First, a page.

About 5 months after I sent my saliva to 23andMe, I received an email that my exome results were ready. The data were in a large (4.2 GB) encrypted file folder, that could be opened only after I had downloaded and installed TrueCrypt. Eventually I was able to download and unpackage my data. These data consist of 4 files, all labeled with my identifier: “LF1396″ and ending with a .bam, .bai, .vcf.gz, and .report.pdf. The .bam file contains the alignments of the Illumina reads to the human reference sequence, the hg19 release. The .bai file is an index file of the read alignments. The .vcf.gz is a zipped .vcf file, for “variant call format” developed by the 1000 Genomes Project, in the latest version 4.1. And the pdf report is a 17-page summary explaining the file formats, my “exome at a glance” summary statistics, and a description of the filtering scheme used to select 21 variants of interest. The rest of the report describes each of the 21 variants, sequentially filtered for high or moderate predicted effect, occurring at low frequency (<1%), in genes involved in Mendelian disorders.
Figure 1A shows that a little under 4 billion bases align to or near the targeted exons. These on-target and near-target bases map to about 120 million exonic positions. The vast majority of the exonic base calls are identical to the human reference genome.
About 0.1% of the exonic base calls are variant compared to the reference sequence. Figure 1C shows that these variants consist of about 100,000 single-nucleotide polymorphisms (SNPs) and 10,000 insertions/deletions (indels). These numbers are consistent with unrelated humans sharing 99.9% DNA sequence identity.
Given over 100,000 total variants, which should I look at first? Which of these are most likely to influence my health or appearance or behavior? Which of these have the most impact on me being me? Although 23andMe specifically stated that no consumer-level interpretation would be provided as part of their pilot exome sequencing project, they do provide annotation of the variant calls, in the vcf file.
Figure 2 from the 23andMe exome report shows the distribution of my approximately 110,000 variants categorized according to their predicted impact on gene function.
- High impact variants include gain of premature stop codons (nonsense mutations), frameshifts, splice site alterations, and loss of stop codons. My exome sequence contains 634 of these.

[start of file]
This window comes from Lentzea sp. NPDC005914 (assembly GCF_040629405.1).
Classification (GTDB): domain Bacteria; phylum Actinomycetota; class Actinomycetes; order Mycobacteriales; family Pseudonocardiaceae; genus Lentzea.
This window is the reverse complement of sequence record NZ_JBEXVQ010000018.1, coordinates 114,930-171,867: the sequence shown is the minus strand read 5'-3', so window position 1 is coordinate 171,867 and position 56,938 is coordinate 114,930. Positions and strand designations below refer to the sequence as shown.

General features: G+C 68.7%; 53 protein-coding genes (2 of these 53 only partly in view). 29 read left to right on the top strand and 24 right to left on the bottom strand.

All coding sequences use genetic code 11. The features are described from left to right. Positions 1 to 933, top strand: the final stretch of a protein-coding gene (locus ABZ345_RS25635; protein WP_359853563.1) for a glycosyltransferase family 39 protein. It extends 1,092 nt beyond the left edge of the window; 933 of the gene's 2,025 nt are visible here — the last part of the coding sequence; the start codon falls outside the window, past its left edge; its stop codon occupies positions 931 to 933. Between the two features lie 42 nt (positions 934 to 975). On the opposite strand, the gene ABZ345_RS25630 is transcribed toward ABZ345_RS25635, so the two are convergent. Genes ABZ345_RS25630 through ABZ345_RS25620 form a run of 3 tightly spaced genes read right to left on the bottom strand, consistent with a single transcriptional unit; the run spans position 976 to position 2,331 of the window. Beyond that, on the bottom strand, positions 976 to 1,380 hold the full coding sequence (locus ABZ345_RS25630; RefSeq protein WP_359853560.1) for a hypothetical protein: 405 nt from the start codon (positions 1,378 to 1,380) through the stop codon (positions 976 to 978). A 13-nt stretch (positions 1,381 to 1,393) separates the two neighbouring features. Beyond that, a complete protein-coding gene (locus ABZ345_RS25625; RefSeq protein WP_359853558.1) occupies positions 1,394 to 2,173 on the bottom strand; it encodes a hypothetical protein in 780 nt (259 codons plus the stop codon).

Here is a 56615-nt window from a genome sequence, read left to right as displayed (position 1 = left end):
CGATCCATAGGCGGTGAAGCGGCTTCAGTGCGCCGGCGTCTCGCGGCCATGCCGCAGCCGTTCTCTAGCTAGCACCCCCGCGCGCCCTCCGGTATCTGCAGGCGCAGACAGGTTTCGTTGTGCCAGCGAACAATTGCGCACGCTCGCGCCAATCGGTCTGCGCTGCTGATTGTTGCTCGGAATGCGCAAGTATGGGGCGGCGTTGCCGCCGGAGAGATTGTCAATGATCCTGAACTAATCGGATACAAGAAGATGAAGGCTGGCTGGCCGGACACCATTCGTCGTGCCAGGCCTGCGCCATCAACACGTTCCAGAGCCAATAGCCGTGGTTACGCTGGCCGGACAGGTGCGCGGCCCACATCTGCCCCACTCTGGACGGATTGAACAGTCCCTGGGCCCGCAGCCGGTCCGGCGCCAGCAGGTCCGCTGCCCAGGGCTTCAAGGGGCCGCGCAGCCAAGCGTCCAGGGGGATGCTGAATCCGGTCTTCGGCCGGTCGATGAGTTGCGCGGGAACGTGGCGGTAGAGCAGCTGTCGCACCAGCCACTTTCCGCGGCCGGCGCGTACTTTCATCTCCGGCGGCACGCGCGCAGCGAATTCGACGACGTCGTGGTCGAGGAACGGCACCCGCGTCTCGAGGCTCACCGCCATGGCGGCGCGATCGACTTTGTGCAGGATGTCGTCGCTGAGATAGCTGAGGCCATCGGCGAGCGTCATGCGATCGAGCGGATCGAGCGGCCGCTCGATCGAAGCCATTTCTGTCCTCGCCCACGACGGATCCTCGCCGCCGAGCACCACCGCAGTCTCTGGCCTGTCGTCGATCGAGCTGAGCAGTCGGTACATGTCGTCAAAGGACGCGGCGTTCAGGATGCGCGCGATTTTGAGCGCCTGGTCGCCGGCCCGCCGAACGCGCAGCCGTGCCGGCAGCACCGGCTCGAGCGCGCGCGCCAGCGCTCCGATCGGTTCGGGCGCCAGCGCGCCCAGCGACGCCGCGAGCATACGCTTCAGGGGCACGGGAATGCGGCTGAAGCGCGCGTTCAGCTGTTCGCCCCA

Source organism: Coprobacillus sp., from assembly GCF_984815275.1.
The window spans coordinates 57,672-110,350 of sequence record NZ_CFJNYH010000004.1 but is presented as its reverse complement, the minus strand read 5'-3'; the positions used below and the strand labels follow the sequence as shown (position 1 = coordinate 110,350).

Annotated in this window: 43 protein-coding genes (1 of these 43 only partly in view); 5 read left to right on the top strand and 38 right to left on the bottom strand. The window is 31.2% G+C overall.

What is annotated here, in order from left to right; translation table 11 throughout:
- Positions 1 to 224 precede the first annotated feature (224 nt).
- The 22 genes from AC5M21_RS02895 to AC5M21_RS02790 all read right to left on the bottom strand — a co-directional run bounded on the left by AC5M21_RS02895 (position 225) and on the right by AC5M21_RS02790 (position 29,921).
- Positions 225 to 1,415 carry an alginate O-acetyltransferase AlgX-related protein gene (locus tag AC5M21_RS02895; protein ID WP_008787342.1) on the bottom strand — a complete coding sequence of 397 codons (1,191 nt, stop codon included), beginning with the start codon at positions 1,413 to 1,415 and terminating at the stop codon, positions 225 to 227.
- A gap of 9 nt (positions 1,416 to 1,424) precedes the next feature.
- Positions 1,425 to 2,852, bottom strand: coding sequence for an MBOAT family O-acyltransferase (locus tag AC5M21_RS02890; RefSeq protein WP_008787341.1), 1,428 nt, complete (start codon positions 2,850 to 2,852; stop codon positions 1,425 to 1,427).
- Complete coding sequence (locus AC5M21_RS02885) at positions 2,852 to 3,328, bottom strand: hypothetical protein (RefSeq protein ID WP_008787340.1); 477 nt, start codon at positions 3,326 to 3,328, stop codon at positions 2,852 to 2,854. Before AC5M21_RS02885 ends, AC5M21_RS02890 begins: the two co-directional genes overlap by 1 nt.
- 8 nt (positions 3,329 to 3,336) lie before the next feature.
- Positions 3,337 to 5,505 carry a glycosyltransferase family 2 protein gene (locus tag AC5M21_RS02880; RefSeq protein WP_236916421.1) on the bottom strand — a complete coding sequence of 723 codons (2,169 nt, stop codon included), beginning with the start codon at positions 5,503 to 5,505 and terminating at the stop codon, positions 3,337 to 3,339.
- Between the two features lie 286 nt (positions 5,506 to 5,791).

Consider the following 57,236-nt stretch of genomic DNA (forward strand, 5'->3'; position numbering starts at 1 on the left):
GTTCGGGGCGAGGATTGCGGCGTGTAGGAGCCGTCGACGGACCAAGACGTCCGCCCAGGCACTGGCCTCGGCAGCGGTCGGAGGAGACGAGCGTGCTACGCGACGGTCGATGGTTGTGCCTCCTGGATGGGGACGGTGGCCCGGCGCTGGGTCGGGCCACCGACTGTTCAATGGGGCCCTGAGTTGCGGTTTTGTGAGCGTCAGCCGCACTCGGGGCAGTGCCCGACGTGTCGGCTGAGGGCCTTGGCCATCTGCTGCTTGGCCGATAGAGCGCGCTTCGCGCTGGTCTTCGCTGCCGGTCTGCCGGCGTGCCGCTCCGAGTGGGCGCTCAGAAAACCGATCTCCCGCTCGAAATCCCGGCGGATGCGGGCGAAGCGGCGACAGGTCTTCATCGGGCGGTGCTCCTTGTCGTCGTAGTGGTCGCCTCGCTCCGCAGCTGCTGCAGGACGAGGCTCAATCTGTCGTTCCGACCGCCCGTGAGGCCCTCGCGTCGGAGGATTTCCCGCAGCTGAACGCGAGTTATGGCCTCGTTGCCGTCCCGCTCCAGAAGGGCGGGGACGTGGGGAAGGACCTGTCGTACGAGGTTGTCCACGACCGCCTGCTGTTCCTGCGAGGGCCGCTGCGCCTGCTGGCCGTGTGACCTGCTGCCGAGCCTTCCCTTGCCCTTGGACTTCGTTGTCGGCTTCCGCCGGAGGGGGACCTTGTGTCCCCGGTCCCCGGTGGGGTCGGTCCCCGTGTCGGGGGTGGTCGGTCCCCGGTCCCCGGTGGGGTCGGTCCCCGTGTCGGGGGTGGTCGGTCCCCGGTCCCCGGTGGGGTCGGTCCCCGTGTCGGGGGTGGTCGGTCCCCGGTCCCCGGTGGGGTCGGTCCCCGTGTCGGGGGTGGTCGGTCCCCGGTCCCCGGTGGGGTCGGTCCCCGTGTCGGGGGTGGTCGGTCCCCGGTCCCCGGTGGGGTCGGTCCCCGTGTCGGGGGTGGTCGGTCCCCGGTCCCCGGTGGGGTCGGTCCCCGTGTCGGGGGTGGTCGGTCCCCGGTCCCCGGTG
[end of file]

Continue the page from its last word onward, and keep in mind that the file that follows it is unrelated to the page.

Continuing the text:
- Moderate impact variants include non-synonymous substitutions (amino acid changes) and codon insertions and deletions (addition or deletion of amino acid residues). My exome sequence contains 11,504 of these.
- Low impact variants include synonymous substitutions (no change in amino acid sequence) or gain of a start codon.
- Unknown impact variants are those “unlikely to affect gene products” – presumably because they occur in non-exonic (intergenic or intronic) sequences.
Another way to look at these variants is by frequency in the human population. Variants that occur at high frequency are less likely to have serious adverse consequences. Conversely, it’s tempting to think that rare and unique variants may contribute to me being such a unique and rare individual.
Figure 3 shows that about 15% of my exome variants are rare (occur at <1% frequency) or previously unidentified (unique). As more exomes and whole genomes are sequenced, the proportion of “unique” variants will diminish, but the 15% proportion of rare variants is unlikely to shift significantly. After all, you have to figure that most of the common variants have already been identified.
These classifications can be combined to filter the variants, first by predicted effect, then by frequency, to identify those variants with high or moderate predicted impact, that are rare. Then 23andMe asked whether any of these filtered variants occur among a list of 592 genes “involved in Mendelian disorders” (Figure 4).
This filtering scheme resulted in a list of 21 variants. All 21 on my report were predicted to have “moderate” impact, and all were non-synonymous substitutions. But even a cursory look through these 21 amino acid changes reveals that some are more likely to affect protein structure or function than others. For example, some are conservative amino acid changes, where the variant amino acid has similar physico-chemical properties as the original amino acid. Examples are L25V (leucine at amino acid position 25 changed to valine; both have hydrophobic side chains) and I929V (again, isoleucine and valine are both hydrophobic). Other changes are more potentially disruptive, where the variant amino acid has very different properties from the original. Examples are R1125W, with arginine (a positively charged side chain) replaced by tryptophan (large hydrophobic side chain); E158K and E482K, which substitute positively charged lysine for a negatively charged glutamic acid; and R150C, which puts cysteine in place of arginine.
The report does not say whether I am homozygous or heterozygous for any of these 21 variants. I presume that I am heterozygous for all of them (23andMe excluded X and Y chromosome genes). I can check these myself by looking them up in the vcf file (that will be a later post).
This post then gives curious readers what they can expect at this point if they have their exome sequenced by 23andMe. Clearly, this barely scrapes the surface of one tiny corner of the exome sequence data. In my next post, I will present some open-source tools for looking at and sifting through the data yourself. In the meantime, I am making my vcf file publicly available here: http://dl.dropbox.com/u/69564734/LF1396.vcf.gz